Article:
Thursday, April 24, 2014

How Do You Measure Success?

When you lay your head on your pillow at night and go through your day, what makes you feel like you were a success? Did you cross everything off your to-do list? Is it that you didn't yell at your children all day, or that you fixed your family a home cooked meal? Maybe you closed a deal you've been working on for months. What criteria do you use to define success?  Does it match up with what God says about you?

I used to define success as days when I prayed, read my Bible, cleaned my house and was the perfect wife and mother. Well..that's just not possible, so I really never FELT like a success.

That feeling of not being successful can weigh a person down, and I've been thinking about it quite a bit lately. I recently read the Jesus Calling devotional, and it spoke directly to my heart. Our success is found in Him. It is found in abiding in Him and His words abiding in us. When we are in constant contact with Him, He can be our guide moment by moment.

Our ultimate goal is not to control or fix everything around us - it is to keep in communion with God. A successful day is one in which you have stayed in touch with Me, even if many things remain undone at the end of the day. Do not let your to-do list (written or mental) become an idol directing your life. Instead, ask My Spirit to guide you moment by moment. He will keep you close to Me.  Jesus Calling

Proverbs 3:6 - In all your ways acknowledge him, and he will make your paths straight.

Friday, April 11, 2014

No such thing as flawless

One of my favorite Biblical characters is King David. He messed up in a huge way but kept a tender heart before the Lord. He was always real with His Father. Psalm 142 says that he poured his complaints to God. I have always thought about the fact that David is called a man after God's own heart, and I believe it is because God had his heart. I mean, when you read some of the Psalms, David says some crazy stuff that most of us would be too scared to utter - especially to God!

I have endeavored to keep my relationship with God genuine. I usually spend the first 20 minutes or so of my day talking to God and giving Him all my cares, concerns and all the "ick" in my heart. Engaging with God this way consistently has brought so much peace. We are not made to bear the weight of all the burdens that come on us in this world.

The other day, as I was washing off all my makeup, it hit me that after spending time being real with God, I then take about 20 minutes to make up my face in an attempt to cover all of my flaws. We all want to put our best foot forward, but at what point to we just say, "here I am - like it or not?" I have had too many fake relationships that I am in the place now where I crave true community. I want friends who know me, flaws and all, and still love me.

It is vital that, if I am wanting to be loved unconditionally, then I must love unconditionally. Many years ago, I would get close enough to someone to see their flaws and then not stick around to love them regardless of those flaws. Now that I have had years of loving people in their icky places and also receiving love in my not so pretty places; there is so much freedom in that place of true friendship. Isn't that what we all want - to be accepted just like we are? Let's practice accepting others just the way they are. After all, the only person who could ever claim to be flawless is Jesus and He thinks we are all pretty great :)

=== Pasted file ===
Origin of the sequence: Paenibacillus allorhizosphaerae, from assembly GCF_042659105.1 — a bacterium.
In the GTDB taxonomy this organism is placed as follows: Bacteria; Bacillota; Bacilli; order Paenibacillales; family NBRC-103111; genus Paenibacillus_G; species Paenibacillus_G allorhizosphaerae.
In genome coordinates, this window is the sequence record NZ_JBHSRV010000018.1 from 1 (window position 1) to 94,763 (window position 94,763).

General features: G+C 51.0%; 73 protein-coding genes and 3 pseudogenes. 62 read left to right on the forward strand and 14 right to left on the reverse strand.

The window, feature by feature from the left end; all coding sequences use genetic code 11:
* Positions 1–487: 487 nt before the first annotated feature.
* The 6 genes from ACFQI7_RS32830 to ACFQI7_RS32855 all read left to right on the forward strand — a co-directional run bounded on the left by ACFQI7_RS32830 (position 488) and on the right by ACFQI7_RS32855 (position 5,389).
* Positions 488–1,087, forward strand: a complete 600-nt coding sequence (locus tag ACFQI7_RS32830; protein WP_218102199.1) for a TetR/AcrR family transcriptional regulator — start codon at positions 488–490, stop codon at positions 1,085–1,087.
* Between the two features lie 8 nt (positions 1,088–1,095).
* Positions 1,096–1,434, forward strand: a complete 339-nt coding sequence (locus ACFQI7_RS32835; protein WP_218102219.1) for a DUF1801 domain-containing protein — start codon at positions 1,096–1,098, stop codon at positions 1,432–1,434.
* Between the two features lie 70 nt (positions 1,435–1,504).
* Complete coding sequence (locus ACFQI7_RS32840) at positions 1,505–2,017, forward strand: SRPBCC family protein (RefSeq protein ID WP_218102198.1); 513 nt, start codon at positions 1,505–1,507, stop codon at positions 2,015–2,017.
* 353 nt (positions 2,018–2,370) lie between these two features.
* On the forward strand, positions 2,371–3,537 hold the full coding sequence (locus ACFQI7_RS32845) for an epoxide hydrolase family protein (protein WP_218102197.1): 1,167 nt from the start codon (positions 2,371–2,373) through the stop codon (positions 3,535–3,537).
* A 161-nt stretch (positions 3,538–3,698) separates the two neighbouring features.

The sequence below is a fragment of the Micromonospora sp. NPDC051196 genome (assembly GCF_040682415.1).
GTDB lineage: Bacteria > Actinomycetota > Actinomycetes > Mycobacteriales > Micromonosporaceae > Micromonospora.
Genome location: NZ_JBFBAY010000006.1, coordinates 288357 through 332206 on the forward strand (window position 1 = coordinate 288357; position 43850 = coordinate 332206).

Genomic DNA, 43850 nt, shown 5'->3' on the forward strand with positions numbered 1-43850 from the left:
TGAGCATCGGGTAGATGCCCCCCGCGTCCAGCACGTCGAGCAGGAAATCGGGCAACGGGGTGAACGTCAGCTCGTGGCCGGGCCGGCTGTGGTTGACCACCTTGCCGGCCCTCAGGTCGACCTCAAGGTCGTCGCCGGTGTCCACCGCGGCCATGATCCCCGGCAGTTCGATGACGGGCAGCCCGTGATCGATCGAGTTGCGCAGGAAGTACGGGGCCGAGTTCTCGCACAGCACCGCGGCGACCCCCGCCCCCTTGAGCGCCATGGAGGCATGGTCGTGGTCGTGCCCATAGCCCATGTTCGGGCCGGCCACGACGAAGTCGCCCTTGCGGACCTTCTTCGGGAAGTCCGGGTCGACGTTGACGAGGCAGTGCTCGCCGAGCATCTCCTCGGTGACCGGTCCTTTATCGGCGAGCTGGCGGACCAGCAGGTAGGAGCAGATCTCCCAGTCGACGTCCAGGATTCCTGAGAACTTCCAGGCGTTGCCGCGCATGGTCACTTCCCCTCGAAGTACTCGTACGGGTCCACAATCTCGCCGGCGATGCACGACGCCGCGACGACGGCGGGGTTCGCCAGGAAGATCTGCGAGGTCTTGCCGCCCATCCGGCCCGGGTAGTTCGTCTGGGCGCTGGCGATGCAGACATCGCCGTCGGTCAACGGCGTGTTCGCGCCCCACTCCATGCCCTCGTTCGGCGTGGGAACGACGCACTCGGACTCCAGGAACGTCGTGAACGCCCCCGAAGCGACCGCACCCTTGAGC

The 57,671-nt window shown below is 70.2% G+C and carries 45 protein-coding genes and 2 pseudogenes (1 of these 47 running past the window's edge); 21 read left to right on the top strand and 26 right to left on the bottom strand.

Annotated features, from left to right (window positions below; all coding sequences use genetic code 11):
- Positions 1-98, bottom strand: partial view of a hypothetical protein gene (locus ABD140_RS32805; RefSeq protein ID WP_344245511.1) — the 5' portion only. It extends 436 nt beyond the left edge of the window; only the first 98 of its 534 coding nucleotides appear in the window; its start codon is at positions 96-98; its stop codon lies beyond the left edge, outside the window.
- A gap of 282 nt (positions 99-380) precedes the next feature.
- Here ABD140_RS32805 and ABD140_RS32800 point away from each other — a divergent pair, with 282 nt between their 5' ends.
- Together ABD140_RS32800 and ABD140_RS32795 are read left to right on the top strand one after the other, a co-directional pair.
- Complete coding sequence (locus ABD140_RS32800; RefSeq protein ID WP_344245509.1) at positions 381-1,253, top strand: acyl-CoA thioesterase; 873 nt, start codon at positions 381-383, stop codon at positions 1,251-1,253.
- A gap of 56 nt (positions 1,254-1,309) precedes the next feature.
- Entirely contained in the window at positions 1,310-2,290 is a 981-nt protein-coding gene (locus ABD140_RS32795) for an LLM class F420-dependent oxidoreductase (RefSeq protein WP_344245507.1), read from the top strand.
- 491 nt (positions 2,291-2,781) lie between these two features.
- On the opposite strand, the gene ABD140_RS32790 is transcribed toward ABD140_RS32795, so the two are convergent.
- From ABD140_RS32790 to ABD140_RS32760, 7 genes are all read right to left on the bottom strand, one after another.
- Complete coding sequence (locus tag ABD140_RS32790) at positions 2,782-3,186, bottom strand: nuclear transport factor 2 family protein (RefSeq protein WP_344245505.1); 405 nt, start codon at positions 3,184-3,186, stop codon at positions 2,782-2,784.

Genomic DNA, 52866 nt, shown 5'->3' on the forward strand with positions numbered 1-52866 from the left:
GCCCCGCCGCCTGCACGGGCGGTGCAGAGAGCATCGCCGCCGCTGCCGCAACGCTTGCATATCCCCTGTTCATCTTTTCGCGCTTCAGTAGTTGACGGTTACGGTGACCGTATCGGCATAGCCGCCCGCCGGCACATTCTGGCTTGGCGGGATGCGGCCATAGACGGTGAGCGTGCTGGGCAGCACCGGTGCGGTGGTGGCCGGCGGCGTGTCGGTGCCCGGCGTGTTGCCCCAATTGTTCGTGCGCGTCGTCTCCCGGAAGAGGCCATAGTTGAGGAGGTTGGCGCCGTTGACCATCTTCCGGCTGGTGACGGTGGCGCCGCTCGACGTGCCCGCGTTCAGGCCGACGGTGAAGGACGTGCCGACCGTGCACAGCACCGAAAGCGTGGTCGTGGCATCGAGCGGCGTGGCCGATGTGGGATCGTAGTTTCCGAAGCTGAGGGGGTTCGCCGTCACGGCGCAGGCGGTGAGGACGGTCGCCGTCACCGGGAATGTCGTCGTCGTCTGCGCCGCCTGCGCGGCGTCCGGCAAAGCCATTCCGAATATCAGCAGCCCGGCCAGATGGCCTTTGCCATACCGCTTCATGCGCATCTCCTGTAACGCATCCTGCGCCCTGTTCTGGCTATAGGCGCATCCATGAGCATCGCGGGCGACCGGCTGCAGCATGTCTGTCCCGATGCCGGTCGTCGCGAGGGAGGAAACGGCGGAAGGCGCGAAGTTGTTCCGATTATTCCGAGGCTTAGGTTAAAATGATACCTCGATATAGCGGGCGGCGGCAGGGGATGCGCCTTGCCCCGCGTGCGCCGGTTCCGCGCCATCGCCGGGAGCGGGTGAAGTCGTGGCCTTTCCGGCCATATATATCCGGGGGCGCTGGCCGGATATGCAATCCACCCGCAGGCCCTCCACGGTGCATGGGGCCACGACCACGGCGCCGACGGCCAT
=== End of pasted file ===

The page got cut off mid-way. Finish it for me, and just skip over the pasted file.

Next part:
Wednesday, April 2, 2014


I was listening to a podcast recently and the pastor gave this commentary on motherhood by Dale Hanson Bourke. It really ministered to my heart and I thought y'all might also enjoy it. 

She was sitting in a coffee shop with a friend who asked her opinion on whether or not she and her husband should have a child. This was her response.

"It will change your life, I tell her. she said 'I know, no more sleeping in on weekends, no more spontaneous vacations.' That is not what I meant at all. I want her to know what she will never learn in childbirth classes. I want to tell her that the physical wounds of child bearing will heal, but becoming a mother will leave her with an emotional wound so raw, she will forever be vulnerable.  

I look at her carefully manicured nails and her stylish clothes and think that no matter how sophisticated she is, becoming a mother will reduce her to the primitive level of a she bear protecting her cub. I want my friend to know that every day decisions will no longer be routine, every day decisions regarding the safety and well being of her child will all of the sudden feel like the most important decisions she will ever make. However decisive she is everywhere else, she will second guess herself constantly as a mother. 

Looking at my attractive friend, I want to assure her that eventually she will shed the pounds of pregnancy, but she will never feel the same about herself. That her life, while so important, will be of less value to her once she has a child. She would give herself up in a moment's notice, but she will also begin to hope and pray for more years not to accomplish her own dreams, but to watch her children accomplish theirs. I want her to know that a cesarean scar or shiny stretch marks will become badges of honor. A visible trophy of motherhood.

I want to describe to my friend the exhilaration of seeing your son learn to hit a baseball. I want to capture for her the belly laugh of a baby who is touching the soft fur of a dog for the first time. I want her to taste the joy that is so real, it actually hurts.

My friend's quizzical look makes me realize that tears have formed in my eyes. 'You'll never regret it,' I say finally. Then I reach across the table, and squeezing my friend's hand. I offer a silent prayer for her, and me, and all of the mere mortal women who stumble their way into this holiest of callings."